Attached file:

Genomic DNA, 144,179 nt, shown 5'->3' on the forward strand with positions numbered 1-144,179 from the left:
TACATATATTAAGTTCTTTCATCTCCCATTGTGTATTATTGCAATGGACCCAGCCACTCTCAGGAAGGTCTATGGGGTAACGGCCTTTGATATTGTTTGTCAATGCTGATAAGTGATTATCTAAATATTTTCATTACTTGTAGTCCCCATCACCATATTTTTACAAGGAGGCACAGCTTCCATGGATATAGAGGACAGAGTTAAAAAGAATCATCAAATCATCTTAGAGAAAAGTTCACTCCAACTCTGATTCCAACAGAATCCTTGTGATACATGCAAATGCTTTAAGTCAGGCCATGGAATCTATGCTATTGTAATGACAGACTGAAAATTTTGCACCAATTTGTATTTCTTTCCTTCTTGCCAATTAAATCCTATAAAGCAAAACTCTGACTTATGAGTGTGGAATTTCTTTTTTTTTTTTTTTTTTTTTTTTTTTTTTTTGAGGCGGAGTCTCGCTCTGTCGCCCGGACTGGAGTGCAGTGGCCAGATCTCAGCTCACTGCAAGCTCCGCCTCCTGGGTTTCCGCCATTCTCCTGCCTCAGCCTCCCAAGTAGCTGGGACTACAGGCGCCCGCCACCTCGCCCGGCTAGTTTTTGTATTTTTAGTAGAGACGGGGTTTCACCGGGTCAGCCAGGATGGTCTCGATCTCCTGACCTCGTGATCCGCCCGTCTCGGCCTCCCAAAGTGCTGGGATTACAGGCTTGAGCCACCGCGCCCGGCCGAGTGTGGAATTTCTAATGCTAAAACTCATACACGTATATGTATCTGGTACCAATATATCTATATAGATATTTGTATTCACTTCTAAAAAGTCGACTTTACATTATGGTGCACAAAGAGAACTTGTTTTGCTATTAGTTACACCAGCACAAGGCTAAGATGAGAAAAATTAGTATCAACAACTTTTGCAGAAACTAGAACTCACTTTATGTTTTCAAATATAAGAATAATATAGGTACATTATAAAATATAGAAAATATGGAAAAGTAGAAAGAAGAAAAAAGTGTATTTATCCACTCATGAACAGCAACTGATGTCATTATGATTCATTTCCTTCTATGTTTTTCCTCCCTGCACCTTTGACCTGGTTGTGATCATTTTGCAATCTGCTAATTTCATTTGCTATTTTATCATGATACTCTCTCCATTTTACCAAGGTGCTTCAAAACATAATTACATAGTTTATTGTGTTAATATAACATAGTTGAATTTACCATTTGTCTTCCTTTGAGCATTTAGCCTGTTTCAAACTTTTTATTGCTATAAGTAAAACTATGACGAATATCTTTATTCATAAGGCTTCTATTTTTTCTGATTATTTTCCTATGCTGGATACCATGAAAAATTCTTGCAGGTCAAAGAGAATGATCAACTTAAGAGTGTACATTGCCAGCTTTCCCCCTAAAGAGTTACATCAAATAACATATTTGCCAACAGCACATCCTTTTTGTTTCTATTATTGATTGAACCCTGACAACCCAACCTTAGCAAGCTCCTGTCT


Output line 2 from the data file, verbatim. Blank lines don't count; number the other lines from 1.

TACATATATTAAGTTCTTTCATCTCCCATTGTGTATTATTGCAATGGACCCAGCCACTCTCAGGAAGGTCTATGGGGTAACGGCCTTTGATATTGTTTGTCAATGCTGATAAGTGATTATCTAAATATTTTCATTACTTGTAGTCCCCATCACCATATTTTTACAAGGAGGCACAGCTTCCATGGATATAGAGGACAGAGTTAAAAAGAATCATCAAATCATCTTAGAGAAAAGTTCACTCCAACTCTGATTCCAACAGAATCCTTGTGATACATGCAAATGCTTTAAGTCAGGCCATGGAATCTATGCTATTGTAATGACAGACTGAAAATTTTGCACCAATTTGTATTTCTTTCCTTCTTGCCAATTAAATCCTATAAAGCAAAACTCTGACTTATGAGTGTGGAATTTCTTTTTTTTTTTTTTTTTTTTTTTTTTTTTTTTGAGGCGGAGTCTCGCTCTGTCGCCCGGACTGGAGTGCAGTGGCCAGATCTCAGCTCACTGCAAGCTCCGCCTCCTGGGTTTCCGCCATTCTCCTGCCTCAGCCTCCCAAGTAGCTGGGACTACAGGCGCCCGCCACCTCGCCCGGCTAGTTTTTGTATTTTTAGTAGAGACGGGGTTTCACCGGGTCAGCCAGGATGGTCTCGATCTCCTGACCTCGTGATCCGCCCGTCTCGGCCTCCCAAAGTGCTGGGATTACAGGCTTGAGCCACCGCGCCCGGCCGAGTGTGGAATTTCTAATGCTAAAACTCATACACGTATATGTATCTGGTACCAATATATCTATATAGATATTTGTATTCACTTCTAAAAAGTCGACTTTACATTATGGTGCACAAAGAGAACTTGTTTTGCTATTAGTTACACCAGCACAAGGCTAAGATGAGAAAAATTAGTATCAACAACTTTTGCAGAAACTAGAACTCACTTTATGTTTTCAAATATAAGAATAATATAGGTACATTATAAAATATAGAAAATATGGAAAAGTAGAAAGAAGAAAAAAGTGTATTTATCCACTCATGAACAGCAACTGATGTCATTATGATTCATTTCCTTCTATGTTTTTCCTCCCTGCACCTTTGACCTGGTTGTGATCATTTTGCAATCTGCTAATTTCATTTGCTATTTTATCATGATACTCTCTCCATTTTACCAAGGTGCTTCAAAACATAATTACATAGTTTATTGTGTTAATATAACATAGTTGAATTTACCATTTGTCTTCCTTTGAGCATTTAGCCTGTTTCAAACTTTTTATTGCTATAAGTAAAACTATGACGAATATCTTTATTCATAAGGCTTCTATTTTTTCTGATTATTTTCCTATGCTGGATACCATGAAAAATTCTTGCAGGTCAAAGAGAATGATCAACTTAAGAGTGTACATTGCCAGCTTTCCCCCTAAAGAGTTACATCAAATAACATATTTGCCAACAGCACATCCTTTTTGTTTCTATTATTGATTGAACCCTGACAACCCAACCTTAGCAAGCTCCTGTCT